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Safeguard your skin: The ultimate guide to sunscreen

By The Health News Team | May 30, 2024
Person putting sunscreen on their arm

As the summer sun continues to blaze, it’s crucial to recognize good skin care as the health necessity it is. In the U.S., skin cancer is the most commonly diagnosed cancer, with approximately 1 in 5 Americans developing it in their lifetime, mostly due to unprotected ultraviolet (UV) ray exposure.

However, according to Dr. Curt Littler, a board-certified dermatologist with Sharp Rees-Stealy Medical Group, achieving optimal sun protection to decrease your risk of skin cancer doesn’t have to be a challenge. From how to choose the right sunscreen to what to do when you don’t and your skin gets burned he answers your top 5 questions about staying sun safe.


Which type of sunscreen is best?

Dr. Littler prefers mineral sunscreens containing zinc oxide or titanium dioxide. As an added plus, this type of sunscreen also tends to offer more water and sweat resistance.

However, since mineral sunscreens have a tendency to leave a whitish film on the skin, some people prefer tinted varieties that can blend better with different skin tones.


What does “SPF” mean, and which should I choose?

SPF stands for sun protection factor. The numbers that follow on the labels represent the amount of protection against UVB (ultraviolet B) rays, one of the two main ultraviolet rays that extend to the earth’s surface. The second type, UVA (ultraviolet A), penetrates deeper into the skin, contributing to premature skin aging and wrinkle formation.

According to Dr. Littler, SPF 15 provides around 93% protection from UVB rays, SPF 30 offers about 97%, SPF 50 blocks about 98%, and SPF 100 provides nearly 99% UVB protection. But Dr. Littler reports SPF 30 is a good choice for general skin protection. “There isn’t much benefit from going higher,” he says.

Currently, there is not a good system for measuring protection from UVA rays. However, physical blockers, such as zinc oxide and titanium dioxide, are much better than their chemical counterparts at blocking UVA rays.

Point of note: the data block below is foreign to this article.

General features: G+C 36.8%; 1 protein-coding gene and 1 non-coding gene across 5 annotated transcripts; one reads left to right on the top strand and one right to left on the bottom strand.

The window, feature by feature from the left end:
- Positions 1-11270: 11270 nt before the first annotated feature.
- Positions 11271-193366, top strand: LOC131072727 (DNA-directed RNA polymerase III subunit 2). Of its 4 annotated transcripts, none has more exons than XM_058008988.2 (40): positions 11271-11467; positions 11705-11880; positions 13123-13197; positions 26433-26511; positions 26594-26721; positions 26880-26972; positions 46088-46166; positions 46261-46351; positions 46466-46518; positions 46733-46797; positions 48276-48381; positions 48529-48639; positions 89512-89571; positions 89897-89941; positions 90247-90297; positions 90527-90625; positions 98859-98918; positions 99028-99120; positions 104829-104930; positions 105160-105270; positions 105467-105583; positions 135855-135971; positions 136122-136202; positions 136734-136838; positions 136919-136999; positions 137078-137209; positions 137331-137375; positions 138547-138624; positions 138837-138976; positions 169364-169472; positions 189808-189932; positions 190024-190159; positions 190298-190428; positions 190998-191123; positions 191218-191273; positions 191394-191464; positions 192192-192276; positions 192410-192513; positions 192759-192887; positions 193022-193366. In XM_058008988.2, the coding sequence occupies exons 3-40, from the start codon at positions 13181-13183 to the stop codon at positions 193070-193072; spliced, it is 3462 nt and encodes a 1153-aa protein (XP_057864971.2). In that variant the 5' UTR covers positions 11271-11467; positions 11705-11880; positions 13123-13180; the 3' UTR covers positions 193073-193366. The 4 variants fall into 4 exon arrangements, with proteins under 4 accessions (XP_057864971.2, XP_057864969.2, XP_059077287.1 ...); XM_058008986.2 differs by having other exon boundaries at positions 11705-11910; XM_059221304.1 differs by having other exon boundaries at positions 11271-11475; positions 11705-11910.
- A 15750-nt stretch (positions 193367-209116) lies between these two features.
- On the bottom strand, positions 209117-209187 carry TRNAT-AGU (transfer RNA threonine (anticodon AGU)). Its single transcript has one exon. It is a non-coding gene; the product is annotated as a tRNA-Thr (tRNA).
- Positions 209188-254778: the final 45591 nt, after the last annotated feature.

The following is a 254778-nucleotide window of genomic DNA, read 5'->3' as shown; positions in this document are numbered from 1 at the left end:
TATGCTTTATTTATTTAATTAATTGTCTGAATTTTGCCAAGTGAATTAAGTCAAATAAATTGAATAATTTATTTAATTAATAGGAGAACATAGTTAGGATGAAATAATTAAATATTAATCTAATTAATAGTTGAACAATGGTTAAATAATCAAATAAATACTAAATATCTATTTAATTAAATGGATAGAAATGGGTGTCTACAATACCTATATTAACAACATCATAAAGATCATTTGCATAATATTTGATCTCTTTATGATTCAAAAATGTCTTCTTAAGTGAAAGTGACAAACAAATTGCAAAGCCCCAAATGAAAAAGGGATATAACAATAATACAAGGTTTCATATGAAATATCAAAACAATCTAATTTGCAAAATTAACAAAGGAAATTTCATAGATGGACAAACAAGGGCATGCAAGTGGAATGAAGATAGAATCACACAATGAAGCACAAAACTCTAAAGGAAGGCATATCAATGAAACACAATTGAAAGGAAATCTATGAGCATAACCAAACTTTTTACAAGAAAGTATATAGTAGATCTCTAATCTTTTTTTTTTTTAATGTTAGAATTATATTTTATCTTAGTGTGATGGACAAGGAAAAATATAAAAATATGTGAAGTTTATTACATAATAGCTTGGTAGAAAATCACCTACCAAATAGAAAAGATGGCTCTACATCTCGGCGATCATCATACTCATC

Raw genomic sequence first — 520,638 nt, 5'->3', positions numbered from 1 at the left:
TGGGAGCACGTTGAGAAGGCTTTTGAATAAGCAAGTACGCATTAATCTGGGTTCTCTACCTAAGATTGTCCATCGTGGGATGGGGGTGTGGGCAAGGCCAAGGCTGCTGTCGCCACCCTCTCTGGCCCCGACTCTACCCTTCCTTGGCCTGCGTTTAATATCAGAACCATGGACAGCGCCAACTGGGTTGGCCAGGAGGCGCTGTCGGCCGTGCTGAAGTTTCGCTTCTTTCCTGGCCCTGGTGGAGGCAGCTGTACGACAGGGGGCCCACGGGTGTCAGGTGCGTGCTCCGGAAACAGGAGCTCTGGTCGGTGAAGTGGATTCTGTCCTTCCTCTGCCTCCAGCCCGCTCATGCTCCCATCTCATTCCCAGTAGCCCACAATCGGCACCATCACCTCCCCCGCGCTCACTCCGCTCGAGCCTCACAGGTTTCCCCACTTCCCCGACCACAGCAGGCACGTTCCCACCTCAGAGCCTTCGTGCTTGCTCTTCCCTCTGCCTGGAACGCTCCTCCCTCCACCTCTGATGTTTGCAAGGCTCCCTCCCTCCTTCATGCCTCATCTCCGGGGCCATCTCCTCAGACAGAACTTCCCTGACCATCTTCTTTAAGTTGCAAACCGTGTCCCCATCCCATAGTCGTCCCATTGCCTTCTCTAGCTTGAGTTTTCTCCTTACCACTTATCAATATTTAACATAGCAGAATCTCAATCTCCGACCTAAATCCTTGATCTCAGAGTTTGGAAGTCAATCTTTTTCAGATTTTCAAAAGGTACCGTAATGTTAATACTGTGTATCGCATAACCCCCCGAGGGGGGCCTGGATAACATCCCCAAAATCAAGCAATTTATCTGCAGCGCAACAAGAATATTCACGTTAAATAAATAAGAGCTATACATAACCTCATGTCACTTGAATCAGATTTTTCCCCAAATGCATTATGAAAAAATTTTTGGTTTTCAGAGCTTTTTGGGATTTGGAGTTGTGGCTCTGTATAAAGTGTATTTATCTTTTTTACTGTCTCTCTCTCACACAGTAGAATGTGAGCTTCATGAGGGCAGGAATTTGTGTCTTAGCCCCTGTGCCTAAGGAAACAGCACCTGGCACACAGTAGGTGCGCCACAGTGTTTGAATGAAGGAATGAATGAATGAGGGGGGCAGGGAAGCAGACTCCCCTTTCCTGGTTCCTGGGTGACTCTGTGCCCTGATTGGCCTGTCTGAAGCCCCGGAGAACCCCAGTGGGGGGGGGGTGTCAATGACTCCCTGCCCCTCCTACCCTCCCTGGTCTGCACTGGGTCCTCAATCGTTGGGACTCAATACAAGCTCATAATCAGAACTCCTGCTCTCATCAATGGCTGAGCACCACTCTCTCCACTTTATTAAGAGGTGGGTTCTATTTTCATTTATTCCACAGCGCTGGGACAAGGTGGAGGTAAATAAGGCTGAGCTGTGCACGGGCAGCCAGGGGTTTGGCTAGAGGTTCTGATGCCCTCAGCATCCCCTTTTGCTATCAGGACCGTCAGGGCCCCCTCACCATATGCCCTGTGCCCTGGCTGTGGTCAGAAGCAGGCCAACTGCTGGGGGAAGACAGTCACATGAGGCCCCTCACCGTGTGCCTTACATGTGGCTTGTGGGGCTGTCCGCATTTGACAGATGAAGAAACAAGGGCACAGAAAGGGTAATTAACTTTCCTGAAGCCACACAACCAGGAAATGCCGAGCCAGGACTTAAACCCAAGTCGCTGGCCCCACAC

Should I choose a spray, stick or lotion?

The type of sunscreen you use is a matter of personal preference, says Dr. Littler. Some people like a cream for better moisturization or gels because they are clearer on the skin, while others favor sticks for easier application.

While sprays are another popular choice, Dr. Littler emphasizes the importance of a thorough application. Make sure to rub the sunscreen in during application, he advises. This ensures you’ll have complete coverage and prevent missed areas on the body, which could lead to sunburn.


How should I treat a sunburn?

Given that sunburns are a form of skin inflammation, treatment involves the use of anti-inflammatory medications, Dr. Littler says. This includes over-the-counter medications such as ibuprofen (found in Advil), naproxen (found in Aleve) or 1% hydrocortisone cream, which is applied directly to the skin.

Aloe vera gel also has anti-inflammatory properties, Dr. Littler says. As a pro tip, he recommends storing the gel in the refrigerator for a more soothing application. If these remedies are ineffective, talk with your primary care doctor or dermatologist about whether you might benefit from prescription medication.


Do kids need special protection from the sun?

Sun protective clothing, such as fabrics with a high UPF (ultraviolet protection factor) are a great option. To decrease sun damage to the skin, Dr. Littler recommends you begin applying sunscreen to your kids at an early age.

However, the American Academy of Dermatology recommends minimizing sunscreen use on children under 6 months. The best way to protect infants is to keep them in the shade.

“Sun damage is cumulative over the years of your life,” Dr. Littler says. “So the less sun you accumulate, the less chances there are for developing skin cancer.”

Learn more about skin cancer; get the latest health and wellness news, trends and patient stories from Sharp Health News; and subscribe to our weekly newsletter by clicking the "Sign up" link below.

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